"In the case of mental disorders what happens? There are plenty of people that are extremely productive members of society with mental disorders,...(examples)...would society be the same without them?"

It isn't the removal of existing people nor their talents that the idea of eugenics thru genomic manipulation makes a possibility.  It is the removal of the disorder that limits them.

"Has anyone asked people suffering from these ailments about their quality of life?

A better question might be:  How often have they asked themselves about their quality of life?  Would they want their own children not to suffer as they have?

Remember we are entering a time where eugenics thru genomic manipulation can be accomplished prior to conception.

"Taking it to the extreme, what if sexuality could be changed by eugenics. Could you 'cure' homosexuality by using eugenics? "

This is a very good question.  The short answer is probably yes.  The longer answer is not so simple.

"I think the drive for perfection of our species could lead to us losing our humanity - not from eugenics, but from people abusing eugenics for their own benefit."

I think I mostly agree. Human greed is an ever present danger to the future to humankind (to the whole planet for that matter).

" I think as a species we are too immature to be able to use the technology we have for our benefit."

I think I partially agree. There are many, many examples I could point to showing how we have been mature enough to have benefited from our existing technology.  I do agree in a general sense humankind is immature, possibly very immature. :(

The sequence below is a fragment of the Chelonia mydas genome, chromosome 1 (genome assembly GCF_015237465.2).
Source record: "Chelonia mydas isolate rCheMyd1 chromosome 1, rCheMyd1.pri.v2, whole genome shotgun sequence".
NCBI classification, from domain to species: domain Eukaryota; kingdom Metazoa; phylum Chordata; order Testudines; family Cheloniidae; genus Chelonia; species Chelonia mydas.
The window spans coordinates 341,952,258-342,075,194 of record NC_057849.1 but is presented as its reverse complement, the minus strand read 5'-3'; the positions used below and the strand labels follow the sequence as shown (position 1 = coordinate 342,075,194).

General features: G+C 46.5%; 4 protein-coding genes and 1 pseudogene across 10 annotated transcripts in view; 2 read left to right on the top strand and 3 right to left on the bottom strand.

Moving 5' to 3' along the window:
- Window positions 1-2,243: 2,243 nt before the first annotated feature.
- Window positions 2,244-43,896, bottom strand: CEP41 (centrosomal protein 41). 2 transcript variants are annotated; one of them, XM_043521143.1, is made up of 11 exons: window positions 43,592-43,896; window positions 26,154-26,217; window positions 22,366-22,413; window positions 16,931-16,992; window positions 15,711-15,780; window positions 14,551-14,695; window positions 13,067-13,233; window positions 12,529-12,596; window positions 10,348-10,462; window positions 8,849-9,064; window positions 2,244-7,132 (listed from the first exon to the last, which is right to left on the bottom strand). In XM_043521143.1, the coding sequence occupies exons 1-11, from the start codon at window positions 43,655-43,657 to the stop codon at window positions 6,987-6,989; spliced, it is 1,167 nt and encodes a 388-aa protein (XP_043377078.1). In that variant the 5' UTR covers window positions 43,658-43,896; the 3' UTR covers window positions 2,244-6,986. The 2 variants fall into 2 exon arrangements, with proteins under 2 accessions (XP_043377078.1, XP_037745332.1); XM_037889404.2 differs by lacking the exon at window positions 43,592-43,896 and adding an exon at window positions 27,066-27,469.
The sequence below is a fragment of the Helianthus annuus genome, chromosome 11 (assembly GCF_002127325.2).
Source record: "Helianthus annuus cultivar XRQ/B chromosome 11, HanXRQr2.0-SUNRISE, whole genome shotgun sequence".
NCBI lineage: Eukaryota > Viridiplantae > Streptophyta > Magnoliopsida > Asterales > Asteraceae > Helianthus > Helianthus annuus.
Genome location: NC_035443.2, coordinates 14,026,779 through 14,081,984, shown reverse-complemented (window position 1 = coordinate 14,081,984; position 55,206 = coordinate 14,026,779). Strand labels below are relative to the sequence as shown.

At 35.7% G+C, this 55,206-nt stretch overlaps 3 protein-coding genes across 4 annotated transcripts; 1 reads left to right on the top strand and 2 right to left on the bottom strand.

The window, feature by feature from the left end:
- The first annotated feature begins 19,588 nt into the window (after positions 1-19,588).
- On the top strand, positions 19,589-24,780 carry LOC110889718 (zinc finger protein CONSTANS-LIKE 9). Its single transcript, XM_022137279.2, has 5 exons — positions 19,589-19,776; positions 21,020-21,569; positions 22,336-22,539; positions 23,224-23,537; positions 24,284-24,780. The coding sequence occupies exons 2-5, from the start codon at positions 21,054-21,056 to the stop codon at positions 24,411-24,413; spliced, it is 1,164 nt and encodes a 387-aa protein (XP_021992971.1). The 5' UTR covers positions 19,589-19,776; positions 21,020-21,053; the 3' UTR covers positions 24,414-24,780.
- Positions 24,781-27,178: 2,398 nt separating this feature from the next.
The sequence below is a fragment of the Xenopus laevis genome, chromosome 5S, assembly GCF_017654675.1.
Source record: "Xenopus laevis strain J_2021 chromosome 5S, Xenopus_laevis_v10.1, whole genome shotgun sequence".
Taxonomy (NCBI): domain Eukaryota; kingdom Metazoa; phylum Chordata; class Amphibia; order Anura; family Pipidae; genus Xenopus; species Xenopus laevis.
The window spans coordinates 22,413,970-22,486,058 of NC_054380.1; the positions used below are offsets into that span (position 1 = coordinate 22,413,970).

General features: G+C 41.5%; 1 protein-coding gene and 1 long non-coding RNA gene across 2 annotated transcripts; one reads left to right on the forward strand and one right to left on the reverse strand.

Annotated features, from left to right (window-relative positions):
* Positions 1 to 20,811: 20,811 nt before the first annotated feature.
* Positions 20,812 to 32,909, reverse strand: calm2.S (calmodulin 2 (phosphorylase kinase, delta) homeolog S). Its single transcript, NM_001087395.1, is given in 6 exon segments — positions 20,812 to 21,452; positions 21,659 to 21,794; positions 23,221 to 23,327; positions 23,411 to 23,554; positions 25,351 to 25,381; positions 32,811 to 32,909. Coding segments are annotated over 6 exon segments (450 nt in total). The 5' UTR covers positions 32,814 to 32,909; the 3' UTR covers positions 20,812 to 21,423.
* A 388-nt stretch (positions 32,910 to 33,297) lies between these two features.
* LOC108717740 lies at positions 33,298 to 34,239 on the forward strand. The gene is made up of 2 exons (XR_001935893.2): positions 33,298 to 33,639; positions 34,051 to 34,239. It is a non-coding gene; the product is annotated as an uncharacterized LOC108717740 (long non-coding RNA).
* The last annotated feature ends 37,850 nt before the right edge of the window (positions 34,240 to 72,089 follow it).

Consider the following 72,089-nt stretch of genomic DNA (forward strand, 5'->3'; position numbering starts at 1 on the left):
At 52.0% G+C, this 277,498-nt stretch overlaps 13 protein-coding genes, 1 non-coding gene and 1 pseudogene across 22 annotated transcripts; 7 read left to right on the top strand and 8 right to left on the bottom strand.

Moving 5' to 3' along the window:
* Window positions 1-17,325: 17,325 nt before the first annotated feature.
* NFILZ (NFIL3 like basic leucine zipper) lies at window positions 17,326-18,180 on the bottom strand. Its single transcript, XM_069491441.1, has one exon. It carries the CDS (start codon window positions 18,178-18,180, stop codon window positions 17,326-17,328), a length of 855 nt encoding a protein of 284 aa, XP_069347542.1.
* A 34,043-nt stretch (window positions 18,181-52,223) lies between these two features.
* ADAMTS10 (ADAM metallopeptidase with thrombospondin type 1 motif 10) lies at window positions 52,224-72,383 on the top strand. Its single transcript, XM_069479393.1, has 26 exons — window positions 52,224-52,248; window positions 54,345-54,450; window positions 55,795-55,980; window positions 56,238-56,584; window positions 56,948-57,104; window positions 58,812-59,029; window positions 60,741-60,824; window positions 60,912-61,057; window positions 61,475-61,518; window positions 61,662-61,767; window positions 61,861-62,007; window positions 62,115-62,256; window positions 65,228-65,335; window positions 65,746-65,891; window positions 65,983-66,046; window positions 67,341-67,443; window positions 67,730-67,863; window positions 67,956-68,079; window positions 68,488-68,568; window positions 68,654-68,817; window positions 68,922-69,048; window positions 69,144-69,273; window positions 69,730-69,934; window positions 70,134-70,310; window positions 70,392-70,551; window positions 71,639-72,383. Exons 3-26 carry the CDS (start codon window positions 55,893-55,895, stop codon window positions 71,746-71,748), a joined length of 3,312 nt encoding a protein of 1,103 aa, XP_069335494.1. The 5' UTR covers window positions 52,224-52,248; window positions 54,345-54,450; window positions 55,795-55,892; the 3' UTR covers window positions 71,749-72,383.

"I think we need to sort out the problems we already have in the world before we go down this road... There's no point in making one room of a house perfect if the rest of the house is falling down around you...."

I think I disagree.

Waiting until your house starts to fall is the worst time to start trying to improve it.  If we (the human race) continue at our current pace the evidence indicates the trend will take us to a world of increased suffering for a larger and larger percentage of the worlds population.

While eugenics is only a small part of the solution, now is the time to put more effort into research focusing on the physical miladies that manifest after our breeding years as these are the conditions that Natural Selection cannot deselect from our genome.

While Eugenics thru Genomic Manipulation has some wonderful possibilities and promise for humankind's evolution toward a much more productive future for all the inhabitants of this planet, it is a dangerous path.

If we do nothing to direct our future evolution and let nature take it's course, a shotgun approach, our chance at a better future is limited.

If instead we take aim, a sniper approach, our chance at a better future is vastly improved.  I choose a better future for all the species that occupy this planet.